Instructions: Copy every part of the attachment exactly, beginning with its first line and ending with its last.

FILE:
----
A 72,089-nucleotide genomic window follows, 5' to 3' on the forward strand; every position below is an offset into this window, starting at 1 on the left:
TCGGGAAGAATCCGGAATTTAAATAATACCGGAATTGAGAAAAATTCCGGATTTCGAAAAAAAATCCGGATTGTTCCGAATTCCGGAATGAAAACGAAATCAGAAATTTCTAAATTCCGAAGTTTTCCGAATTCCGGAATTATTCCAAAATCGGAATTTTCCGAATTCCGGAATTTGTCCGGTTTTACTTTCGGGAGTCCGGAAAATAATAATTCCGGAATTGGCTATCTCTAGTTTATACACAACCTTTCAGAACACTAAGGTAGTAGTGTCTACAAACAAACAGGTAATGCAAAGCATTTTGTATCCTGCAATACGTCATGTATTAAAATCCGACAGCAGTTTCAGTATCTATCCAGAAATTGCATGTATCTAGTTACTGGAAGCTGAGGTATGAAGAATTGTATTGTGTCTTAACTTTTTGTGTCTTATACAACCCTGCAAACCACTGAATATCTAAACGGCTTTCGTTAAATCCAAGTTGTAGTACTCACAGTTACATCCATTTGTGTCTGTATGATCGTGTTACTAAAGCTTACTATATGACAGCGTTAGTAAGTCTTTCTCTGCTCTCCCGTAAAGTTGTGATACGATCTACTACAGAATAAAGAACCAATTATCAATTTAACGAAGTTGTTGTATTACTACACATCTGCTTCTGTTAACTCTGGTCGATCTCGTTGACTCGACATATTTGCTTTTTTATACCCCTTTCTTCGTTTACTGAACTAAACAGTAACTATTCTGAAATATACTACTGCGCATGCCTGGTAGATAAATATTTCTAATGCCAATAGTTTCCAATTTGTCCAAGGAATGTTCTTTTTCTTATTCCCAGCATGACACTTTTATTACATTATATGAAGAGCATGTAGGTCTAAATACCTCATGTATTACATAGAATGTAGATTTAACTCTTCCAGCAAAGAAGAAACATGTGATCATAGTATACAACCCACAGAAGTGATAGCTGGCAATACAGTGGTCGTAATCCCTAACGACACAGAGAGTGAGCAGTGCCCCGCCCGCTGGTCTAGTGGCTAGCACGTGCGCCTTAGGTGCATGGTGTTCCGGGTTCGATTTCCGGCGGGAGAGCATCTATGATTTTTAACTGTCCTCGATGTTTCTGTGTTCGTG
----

A 72,089-nucleotide genomic window follows, 5' to 3' on the forward strand; every position below is an offset into this window, starting at 1 on the left:
TCGGGAAGAATCCGGAATTTAAATAATACCGGAATTGAGAAAAATTCCGGATTTCGAAAAAAAATCCGGATTGTTCCGAATTCCGGAATGAAAACGAAATCAGAAATTTCTAAATTCCGAAGTTTTCCGAATTCCGGAATTATTCCAAAATCGGAATTTTCCGAATTCCGGAATTTGTCCGGTTTTACTTTCGGGAGTCCGGAAAATAATAATTCCGGAATTGGCTATCTCTAGTTTATACACAACCTTTCAGAACACTAAGGTAGTAGTGTCTACAAACAAACAGGTAATGCAAAGCATTTTGTATCCTGCAATACGTCATGTATTAAAATCCGACAGCAGTTTCAGTATCTATCCAGAAATTGCATGTATCTAGTTACTGGAAGCTGAGGTATGAAGAATTGTATTGTGTCTTAACTTTTTGTGTCTTATACAACCCTGCAAACCACTGAATATCTAAACGGCTTTCGTTAAATCCAAGTTGTAGTACTCACAGTTACATCCATTTGTGTCTGTATGATCGTGTTACTAAAGCTTACTATATGACAGCGTTAGTAAGTCTTTCTCTGCTCTCCCGTAAAGTTGTGATACGATCTACTACAGAATAAAGAACCAATTATCAATTTAACGAAGTTGTTGTATTACTACACATCTGCTTCTGTTAACTCTGGTCGATCTCGTTGACTCGACATATTTGCTTTTTTATACCCCTTTCTTCGTTTACTGAACTAAACAGTAACTATTCTGAAATATACTACTGCGCATGCCTGGTAGATAAATATTTCTAATGCCAATAGTTTCCAATTTGTCCAAGGAATGTTCTTTTTCTTATTCCCAGCATGACACTTTTATTACATTATATGAAGAGCATGTAGGTCTAAATACCTCATGTATTACATAGAATGTAGATTTAACTCTTCCAGCAAAGAAGAAACATGTGATCATAGTATACAACCCACAGAAGTGATAGCTGGCAATACAGTGGTCGTAATCCCTAACGACACAGAGAGTGAGCAGTGCCCCGCCCGCTGGTCTAGTGGCTAGCACGTGCGCCTTAGGTGCATGGTGTTCCGGGTTCGATTTCCGGCGGGAGAGCATCTATGATTTTTAACTGTCCTCGATGTTTCTGTGTTCGTG